An adapter is a metal tube or ring with a mount that matches your camera on one side and a mount that matches your lens on the other. By the means of the adapter you can use a lens from different system on your camera. First, you attach the adapter to the lens, and then you attach them to your camera - just like any lens specially designed for your camera. However, this requires that the flange focal distance of the lens mount is equal to or greater than the flange focal distance of the camera mount. The flange focal distance is the distance from the mounting flange to the film or imaging sensor plane. The greater the difference in flange focal distances, the thicker the adapter.
Flange focal distances of modern digital SLR cameras, and popular SLR lens mounts that can be adapted to them:
|Camera series||FFD, mm||Adaptable lens mounts||Total|
|Nikon||46.5||Icarex, Leica R||2|
|Pentax||45.5||Contax/Yashica, Icarex, Leica R, M37, M42, Mamiya CS, Mamiya E, Nikon F, Olympus OM||9|
|Sony DSLR/SLT||44.5||Contax/Yashica, Exakta, Icarex, Leica R, M37, M42, Mamiya CS, Mamiya E, Mamiya ES, Nikon F, Olympus OM, Pentax K, Topcon||13|
|44||Contax/Yashica, Exakta, Icarex, Leica R, M37, M42, Mamiya CS, Mamiya E, Mamiya ES, Nikon F, Olympus OM, Pentax K, Praktica B, Rollei QBM, Topcon||15|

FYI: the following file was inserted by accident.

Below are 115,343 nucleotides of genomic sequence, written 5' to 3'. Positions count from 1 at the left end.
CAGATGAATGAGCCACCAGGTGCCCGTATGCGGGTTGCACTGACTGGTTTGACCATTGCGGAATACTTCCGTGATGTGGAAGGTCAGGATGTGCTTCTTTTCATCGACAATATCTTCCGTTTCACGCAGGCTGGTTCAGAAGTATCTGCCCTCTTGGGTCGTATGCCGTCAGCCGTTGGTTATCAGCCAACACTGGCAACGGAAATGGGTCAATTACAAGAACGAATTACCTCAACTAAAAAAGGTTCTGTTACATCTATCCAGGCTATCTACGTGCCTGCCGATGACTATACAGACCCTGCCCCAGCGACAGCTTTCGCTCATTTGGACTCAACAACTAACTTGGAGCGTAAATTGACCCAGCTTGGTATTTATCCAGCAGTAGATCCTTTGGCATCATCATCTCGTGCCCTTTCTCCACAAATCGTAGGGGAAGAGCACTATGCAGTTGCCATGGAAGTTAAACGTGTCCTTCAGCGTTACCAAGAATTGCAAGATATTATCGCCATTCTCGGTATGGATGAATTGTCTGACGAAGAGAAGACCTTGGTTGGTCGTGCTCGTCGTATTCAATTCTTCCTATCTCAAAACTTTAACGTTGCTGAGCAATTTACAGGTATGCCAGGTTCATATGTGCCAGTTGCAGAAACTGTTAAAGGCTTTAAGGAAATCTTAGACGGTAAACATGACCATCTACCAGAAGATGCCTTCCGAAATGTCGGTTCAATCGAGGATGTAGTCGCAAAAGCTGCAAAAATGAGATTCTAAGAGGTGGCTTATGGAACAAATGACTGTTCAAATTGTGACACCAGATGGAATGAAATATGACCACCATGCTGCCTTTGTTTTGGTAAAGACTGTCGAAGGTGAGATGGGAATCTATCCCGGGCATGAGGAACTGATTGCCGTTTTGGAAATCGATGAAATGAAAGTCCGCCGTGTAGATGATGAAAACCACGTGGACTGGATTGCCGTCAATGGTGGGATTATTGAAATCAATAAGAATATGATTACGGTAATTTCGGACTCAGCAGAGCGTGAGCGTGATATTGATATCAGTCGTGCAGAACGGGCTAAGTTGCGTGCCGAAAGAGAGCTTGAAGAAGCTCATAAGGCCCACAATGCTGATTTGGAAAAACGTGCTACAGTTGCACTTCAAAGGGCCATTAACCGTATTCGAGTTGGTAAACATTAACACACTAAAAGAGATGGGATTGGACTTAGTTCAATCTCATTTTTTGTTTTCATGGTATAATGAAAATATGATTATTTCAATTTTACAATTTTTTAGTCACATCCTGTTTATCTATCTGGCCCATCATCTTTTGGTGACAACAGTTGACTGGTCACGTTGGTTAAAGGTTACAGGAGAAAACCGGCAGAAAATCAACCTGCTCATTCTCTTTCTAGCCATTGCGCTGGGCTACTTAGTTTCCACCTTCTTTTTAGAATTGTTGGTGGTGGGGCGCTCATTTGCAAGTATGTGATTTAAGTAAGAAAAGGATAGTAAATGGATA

From the above table, it immediately becomes clear that Canon EOS and Sigma SD-series cameras are the best if you like experimenting with vintage manual focus lenses, and Nikon cameras are poorly suited for this, since popular mounts such as Contax/Yashica, M42 or Olympus OM cannot be adapted.
One more important note. Both Canon EOS and Sigma SD-series cameras have the shortest flange distance of any modern digital SLR camera, which is 44mm. Therefore, if the lens has a mount with a flange focal distance of less than 44mm, that lens cannot be adapted to any digital SLR camera.
Vintage SLR lens mounts that cannot be adapted to modern digital SLR cameras:
|Lens mount||FFD, mm||Lens mount||FFD, mm|
|Canon FD||42||Konica AR||40.5|
|Canon FL||42||Konica F||40.5|
|Canon R||42||Minolta SR||43.5|
In the case of Canon FD, Konica AR and Minolta SR mounts, this is especially annoying, since these systems had many lenses with beautiful bokeh.
Some manufacturers may offer adapters for these mounts in variants with or without magnifying glass. With glass adapter, the image quality will suffer in terms of image sharpness, especially with fast lenses at large apertures (the most common adaptation and use case). With glassless adapter, you will loose the ability to focus at infinity. The choice is yours, however the only right way to adapt such lenses is to use a mirrorless camera.
Lenses designed for rangefinder cameras can only be adapted to rangefinder or mirrorless cameras:
|Lens mount||FFD, mm||Lens mount||FFD, mm|
|Contax RF||34.85||Nikon S||34.85|
|Leica screw mount||28.8||Leica M||27.8|
Lens adaptation should be distinguished from its modification, which is usually performed when the use of a lens with a camera via an adapter is impossible due to shorter flange focal distance of the lens. During this modification process, the technician removes the original lens mount, grinds off a portion of the rear of the lens barrel and installs a new mount. For example, in order to modify a lens with the Canon FD mount to use it on a camera with the Canon EF mount, you need to grind off 2mm, which is the difference between the flange focal distances of these mounts.